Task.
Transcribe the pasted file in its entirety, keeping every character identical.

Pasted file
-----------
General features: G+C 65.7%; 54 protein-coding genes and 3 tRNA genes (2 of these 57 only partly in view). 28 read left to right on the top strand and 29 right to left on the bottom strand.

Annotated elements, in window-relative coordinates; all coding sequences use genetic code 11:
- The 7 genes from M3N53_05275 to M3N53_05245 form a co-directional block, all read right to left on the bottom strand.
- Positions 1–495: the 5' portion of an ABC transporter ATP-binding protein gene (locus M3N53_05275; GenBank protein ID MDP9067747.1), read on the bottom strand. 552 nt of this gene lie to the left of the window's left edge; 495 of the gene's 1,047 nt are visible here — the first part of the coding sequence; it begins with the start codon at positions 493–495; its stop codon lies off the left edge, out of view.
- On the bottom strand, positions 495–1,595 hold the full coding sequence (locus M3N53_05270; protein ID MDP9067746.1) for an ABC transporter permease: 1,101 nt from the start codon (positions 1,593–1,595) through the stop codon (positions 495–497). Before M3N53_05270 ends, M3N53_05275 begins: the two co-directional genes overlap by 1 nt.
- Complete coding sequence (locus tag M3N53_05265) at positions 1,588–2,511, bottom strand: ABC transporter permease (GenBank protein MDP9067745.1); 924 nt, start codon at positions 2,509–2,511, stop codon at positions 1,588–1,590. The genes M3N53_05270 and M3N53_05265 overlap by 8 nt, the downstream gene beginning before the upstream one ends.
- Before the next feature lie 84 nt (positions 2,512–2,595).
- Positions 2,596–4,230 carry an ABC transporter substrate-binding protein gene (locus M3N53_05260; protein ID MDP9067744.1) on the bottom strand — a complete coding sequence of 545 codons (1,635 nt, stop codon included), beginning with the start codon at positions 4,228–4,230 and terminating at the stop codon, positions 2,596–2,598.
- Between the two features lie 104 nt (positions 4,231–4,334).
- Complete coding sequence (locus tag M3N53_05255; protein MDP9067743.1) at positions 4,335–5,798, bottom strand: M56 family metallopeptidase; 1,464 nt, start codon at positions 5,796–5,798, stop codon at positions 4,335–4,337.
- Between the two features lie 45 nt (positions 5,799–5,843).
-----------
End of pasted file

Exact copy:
General features: G+C 65.7%; 54 protein-coding genes and 3 tRNA genes (2 of these 57 only partly in view). 28 read left to right on the top strand and 29 right to left on the bottom strand.

Annotated elements, in window-relative coordinates; all coding sequences use genetic code 11:
- The 7 genes from M3N53_05275 to M3N53_05245 form a co-directional block, all read right to left on the bottom strand.
- Positions 1–495: the 5' portion of an ABC transporter ATP-binding protein gene (locus M3N53_05275; GenBank protein ID MDP9067747.1), read on the bottom strand. 552 nt of this gene lie to the left of the window's left edge; 495 of the gene's 1,047 nt are visible here — the first part of the coding sequence; it begins with the start codon at positions 493–495; its stop codon lies off the left edge, out of view.
- On the bottom strand, positions 495–1,595 hold the full coding sequence (locus M3N53_05270; protein ID MDP9067746.1) for an ABC transporter permease: 1,101 nt from the start codon (positions 1,593–1,595) through the stop codon (positions 495–497). Before M3N53_05270 ends, M3N53_05275 begins: the two co-directional genes overlap by 1 nt.
- Complete coding sequence (locus tag M3N53_05265) at positions 1,588–2,511, bottom strand: ABC transporter permease (GenBank protein MDP9067745.1); 924 nt, start codon at positions 2,509–2,511, stop codon at positions 1,588–1,590. The genes M3N53_05270 and M3N53_05265 overlap by 8 nt, the downstream gene beginning before the upstream one ends.
- Before the next feature lie 84 nt (positions 2,512–2,595).
- Positions 2,596–4,230 carry an ABC transporter substrate-binding protein gene (locus M3N53_05260; protein ID MDP9067744.1) on the bottom strand — a complete coding sequence of 545 codons (1,635 nt, stop codon included), beginning with the start codon at positions 4,228–4,230 and terminating at the stop codon, positions 2,596–2,598.
- Between the two features lie 104 nt (positions 4,231–4,334).
- Complete coding sequence (locus tag M3N53_05255; protein MDP9067743.1) at positions 4,335–5,798, bottom strand: M56 family metallopeptidase; 1,464 nt, start codon at positions 5,796–5,798, stop codon at positions 4,335–4,337.
- Between the two features lie 45 nt (positions 5,799–5,843).